Low-Cost Tooling for Repeatable Hand-Trim of Composite Interior Panels

Thumbnail Image
Henderson, Jerry
Kamani Tiako, Hermann
Strange, Gustavo
Welwood, Ben
Journal Title
Journal ISSN
Volume Title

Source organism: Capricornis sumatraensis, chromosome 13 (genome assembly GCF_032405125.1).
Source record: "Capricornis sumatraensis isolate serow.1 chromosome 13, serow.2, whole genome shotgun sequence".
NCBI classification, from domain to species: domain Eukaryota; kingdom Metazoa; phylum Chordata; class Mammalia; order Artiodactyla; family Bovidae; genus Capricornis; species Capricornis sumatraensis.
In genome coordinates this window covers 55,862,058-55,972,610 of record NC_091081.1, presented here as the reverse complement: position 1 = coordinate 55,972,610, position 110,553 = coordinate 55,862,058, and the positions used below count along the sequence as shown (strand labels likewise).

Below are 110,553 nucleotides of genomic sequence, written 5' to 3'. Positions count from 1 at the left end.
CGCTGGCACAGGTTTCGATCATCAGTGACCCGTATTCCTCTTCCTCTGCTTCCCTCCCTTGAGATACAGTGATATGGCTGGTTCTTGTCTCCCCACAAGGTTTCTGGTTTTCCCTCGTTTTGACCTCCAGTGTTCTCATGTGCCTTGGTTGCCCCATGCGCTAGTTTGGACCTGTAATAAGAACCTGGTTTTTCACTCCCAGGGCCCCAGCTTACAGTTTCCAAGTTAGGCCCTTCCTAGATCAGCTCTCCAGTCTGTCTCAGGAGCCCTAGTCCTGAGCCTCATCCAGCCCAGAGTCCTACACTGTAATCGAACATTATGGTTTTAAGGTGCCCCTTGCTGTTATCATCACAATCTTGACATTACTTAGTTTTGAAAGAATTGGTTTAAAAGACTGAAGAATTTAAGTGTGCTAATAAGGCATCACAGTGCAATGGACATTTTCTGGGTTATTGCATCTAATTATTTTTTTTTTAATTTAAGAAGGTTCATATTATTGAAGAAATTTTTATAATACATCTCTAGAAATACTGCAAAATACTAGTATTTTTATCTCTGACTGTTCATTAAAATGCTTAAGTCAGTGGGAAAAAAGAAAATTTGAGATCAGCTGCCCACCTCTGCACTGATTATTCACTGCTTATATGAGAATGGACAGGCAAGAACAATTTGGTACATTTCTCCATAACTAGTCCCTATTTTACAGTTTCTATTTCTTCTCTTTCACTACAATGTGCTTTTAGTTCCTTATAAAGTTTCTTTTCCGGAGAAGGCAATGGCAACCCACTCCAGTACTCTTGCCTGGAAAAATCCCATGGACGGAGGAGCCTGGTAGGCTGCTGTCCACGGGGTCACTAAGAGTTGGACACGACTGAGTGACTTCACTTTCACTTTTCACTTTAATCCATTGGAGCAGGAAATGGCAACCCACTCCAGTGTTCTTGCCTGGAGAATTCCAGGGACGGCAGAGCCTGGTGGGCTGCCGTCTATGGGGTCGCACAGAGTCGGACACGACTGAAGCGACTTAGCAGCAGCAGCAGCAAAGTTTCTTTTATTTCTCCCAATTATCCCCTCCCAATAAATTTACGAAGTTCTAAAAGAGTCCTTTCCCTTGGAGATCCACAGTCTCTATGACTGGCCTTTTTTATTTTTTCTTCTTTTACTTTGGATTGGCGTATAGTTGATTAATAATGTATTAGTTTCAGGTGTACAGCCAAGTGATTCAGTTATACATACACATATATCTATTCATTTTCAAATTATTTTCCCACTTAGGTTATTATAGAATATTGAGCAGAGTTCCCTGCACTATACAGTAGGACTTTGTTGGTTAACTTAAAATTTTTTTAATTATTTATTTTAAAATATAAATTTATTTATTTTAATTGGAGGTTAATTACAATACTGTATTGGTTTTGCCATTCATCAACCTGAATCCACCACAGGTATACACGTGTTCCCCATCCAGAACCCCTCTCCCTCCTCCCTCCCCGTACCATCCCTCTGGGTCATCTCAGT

With the existing manual trim procedure of the composite panel for interiors of airplanes, EMTEQ has encountered quality issues in maintaining thickness uniformity during the trimming process of the composite panels. EMTEQ would like to improve the whole trimming process for the panel. The current process requires an operator to trim the panel manually using a die grinder with a combination of carbide bits, cut off wheels and drum sanding bits. There is a scribe line machined into the mold, which is transferred to the finished panel during the manufacturing process. The operator then uses this line as a guide in the manual cutting operation. Design engineering group eight was given the task of designing a low cost tool for the composite interior panel trimming process for EMTEQ. In order to come up with a low-cost tooling that satisfied the requirements of EMTEQ, the engineering design team had a concept development phase that resulted in a final concept that is broken into two major components. The design team deemed that the final design would be subdivided into two sections: •Trim Process •Panel Restraint Method The concepts developed in the concept analysis, were weighted against each other using a screening and scoring, quality function deployment. These methods were weighted against criteria modeled after the Customer Needs. The resulting final design concept for the trimming process for a composite panel is a vacuum table which is used for the panel restraint method of the process. The incorporation of a slide guide to the vacuum table, and a tool guide attached to a manual drill will finalize the entire process. The panel will be held down using the vacuum table, trimmed with a drill with a tool guide and manipulated by the operator. The drill will be kept in constant contact to the slide guide except when rounding corners. The design group considers the trimming process will improve on accuracy, repeatability, and also minimize the cost of the process should this new process be implemented.